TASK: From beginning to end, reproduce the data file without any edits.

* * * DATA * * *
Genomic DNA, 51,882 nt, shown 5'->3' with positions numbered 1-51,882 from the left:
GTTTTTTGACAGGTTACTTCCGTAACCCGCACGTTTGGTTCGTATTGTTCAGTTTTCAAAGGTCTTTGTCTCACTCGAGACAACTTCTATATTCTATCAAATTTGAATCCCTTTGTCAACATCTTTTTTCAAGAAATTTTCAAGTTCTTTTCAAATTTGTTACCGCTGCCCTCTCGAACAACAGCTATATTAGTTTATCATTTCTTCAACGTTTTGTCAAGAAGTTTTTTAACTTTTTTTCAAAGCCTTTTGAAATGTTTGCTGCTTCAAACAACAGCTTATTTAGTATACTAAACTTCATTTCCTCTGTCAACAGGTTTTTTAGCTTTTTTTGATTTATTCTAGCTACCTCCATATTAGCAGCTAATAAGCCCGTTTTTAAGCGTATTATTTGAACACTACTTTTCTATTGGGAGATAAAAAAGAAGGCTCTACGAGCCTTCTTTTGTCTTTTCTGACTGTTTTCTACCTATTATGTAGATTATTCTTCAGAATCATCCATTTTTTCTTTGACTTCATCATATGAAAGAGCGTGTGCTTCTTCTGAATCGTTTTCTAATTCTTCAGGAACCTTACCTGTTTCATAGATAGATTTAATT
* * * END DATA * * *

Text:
Genomic DNA, 51,882 nt, shown 5'->3' with positions numbered 1-51,882 from the left:
GTTTTTTGACAGGTTACTTCCGTAACCCGCACGTTTGGTTCGTATTGTTCAGTTTTCAAAGGTCTTTGTCTCACTCGAGACAACTTCTATATTCTATCAAATTTGAATCCCTTTGTCAACATCTTTTTTCAAGAAATTTTCAAGTTCTTTTCAAATTTGTTACCGCTGCCCTCTCGAACAACAGCTATATTAGTTTATCATTTCTTCAACGTTTTGTCAAGAAGTTTTTTAACTTTTTTTCAAAGCCTTTTGAAATGTTTGCTGCTTCAAACAACAGCTTATTTAGTATACTAAACTTCATTTCCTCTGTCAACAGGTTTTTTAGCTTTTTTTGATTTATTCTAGCTACCTCCATATTAGCAGCTAATAAGCCCGTTTTTAAGCGTATTATTTGAACACTACTTTTCTATTGGGAGATAAAAAAGAAGGCTCTACGAGCCTTCTTTTGTCTTTTCTGACTGTTTTCTACCTATTATGTAGATTATTCTTCAGAATCATCCATTTTTTCTTTGACTTCATCATATGAAAGAGCGTGTGCTTCTTCTGAATCGTTTTCTAATTCTTCAGGAACCTTACCTGTTTCATAGATAGATTTAATT